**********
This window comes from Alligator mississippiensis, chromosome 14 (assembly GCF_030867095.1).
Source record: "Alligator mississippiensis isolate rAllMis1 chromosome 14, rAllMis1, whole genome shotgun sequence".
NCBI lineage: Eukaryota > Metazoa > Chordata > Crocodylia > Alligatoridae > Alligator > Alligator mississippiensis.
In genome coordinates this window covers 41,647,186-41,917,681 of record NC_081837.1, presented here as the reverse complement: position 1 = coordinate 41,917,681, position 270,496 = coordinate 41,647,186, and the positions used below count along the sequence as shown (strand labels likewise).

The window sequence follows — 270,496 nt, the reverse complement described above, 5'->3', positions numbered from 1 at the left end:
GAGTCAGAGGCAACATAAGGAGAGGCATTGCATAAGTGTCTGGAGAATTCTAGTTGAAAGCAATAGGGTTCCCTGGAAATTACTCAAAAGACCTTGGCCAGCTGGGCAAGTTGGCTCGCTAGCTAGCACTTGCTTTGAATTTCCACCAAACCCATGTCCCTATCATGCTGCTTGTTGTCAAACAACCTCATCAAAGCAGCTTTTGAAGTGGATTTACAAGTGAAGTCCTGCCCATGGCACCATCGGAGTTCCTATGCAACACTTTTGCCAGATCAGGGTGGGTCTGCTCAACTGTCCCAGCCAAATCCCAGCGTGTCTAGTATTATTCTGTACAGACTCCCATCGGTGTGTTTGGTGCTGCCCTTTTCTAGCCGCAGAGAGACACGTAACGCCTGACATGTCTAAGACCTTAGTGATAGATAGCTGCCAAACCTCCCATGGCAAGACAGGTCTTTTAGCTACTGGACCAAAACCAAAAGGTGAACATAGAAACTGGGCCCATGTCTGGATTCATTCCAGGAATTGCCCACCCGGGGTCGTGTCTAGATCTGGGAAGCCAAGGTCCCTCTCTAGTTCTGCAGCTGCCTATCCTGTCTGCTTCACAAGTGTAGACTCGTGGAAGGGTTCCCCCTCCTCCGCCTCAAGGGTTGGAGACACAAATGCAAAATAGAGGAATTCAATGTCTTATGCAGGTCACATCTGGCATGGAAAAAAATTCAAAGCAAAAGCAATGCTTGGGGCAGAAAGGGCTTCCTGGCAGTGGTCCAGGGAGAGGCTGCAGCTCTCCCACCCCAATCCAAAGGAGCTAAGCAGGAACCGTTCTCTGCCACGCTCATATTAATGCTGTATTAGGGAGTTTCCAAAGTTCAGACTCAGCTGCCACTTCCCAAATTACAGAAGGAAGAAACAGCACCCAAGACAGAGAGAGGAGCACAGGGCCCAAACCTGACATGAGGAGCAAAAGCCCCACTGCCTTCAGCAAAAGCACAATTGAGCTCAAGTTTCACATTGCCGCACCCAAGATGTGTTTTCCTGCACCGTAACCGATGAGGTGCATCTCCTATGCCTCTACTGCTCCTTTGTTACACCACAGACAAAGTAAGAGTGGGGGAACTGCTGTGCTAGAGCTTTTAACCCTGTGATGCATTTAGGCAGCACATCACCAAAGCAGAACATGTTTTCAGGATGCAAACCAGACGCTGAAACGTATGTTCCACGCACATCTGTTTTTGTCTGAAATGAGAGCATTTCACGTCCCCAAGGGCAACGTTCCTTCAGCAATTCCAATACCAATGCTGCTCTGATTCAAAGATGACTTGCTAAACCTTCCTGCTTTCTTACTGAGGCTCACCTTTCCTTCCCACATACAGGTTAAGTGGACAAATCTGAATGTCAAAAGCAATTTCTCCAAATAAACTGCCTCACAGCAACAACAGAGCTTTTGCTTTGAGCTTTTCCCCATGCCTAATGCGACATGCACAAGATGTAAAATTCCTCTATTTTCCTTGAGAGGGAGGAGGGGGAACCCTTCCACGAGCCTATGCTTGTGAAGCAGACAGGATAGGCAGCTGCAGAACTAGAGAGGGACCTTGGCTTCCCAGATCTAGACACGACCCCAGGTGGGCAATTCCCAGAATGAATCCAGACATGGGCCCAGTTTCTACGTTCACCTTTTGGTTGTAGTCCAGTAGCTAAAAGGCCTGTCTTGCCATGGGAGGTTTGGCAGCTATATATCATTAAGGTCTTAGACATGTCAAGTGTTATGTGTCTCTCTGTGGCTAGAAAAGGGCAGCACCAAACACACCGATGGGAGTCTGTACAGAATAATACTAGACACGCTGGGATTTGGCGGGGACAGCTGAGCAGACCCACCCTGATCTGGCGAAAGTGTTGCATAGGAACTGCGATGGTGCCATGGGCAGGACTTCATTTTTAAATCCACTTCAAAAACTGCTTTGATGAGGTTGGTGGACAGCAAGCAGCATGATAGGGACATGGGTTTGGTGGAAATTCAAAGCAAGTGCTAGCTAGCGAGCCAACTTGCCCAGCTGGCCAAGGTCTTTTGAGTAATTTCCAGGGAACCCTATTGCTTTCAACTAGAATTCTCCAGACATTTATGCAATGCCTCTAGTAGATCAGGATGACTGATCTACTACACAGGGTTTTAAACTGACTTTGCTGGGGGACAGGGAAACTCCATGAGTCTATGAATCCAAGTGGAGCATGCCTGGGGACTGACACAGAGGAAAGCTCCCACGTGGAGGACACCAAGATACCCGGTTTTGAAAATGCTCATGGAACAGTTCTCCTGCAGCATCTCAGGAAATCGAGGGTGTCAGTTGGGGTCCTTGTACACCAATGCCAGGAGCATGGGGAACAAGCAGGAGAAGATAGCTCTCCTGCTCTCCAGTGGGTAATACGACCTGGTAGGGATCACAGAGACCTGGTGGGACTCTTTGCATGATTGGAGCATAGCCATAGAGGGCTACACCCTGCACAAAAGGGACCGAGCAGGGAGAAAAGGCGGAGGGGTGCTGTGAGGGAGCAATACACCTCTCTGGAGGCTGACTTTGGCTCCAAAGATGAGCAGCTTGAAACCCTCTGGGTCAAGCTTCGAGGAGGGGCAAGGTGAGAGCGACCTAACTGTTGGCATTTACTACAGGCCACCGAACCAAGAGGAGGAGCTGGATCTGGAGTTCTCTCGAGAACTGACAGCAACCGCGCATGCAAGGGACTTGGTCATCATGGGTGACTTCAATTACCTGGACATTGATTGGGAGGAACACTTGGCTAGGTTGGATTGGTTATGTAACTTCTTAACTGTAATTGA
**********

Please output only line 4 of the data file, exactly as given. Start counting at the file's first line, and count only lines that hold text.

In genome coordinates this window covers 41,647,186-41,917,681 of record NC_081837.1, presented here as the reverse complement: position 1 = coordinate 41,917,681, position 270,496 = coordinate 41,647,186, and the positions used below count along the sequence as shown (strand labels likewise).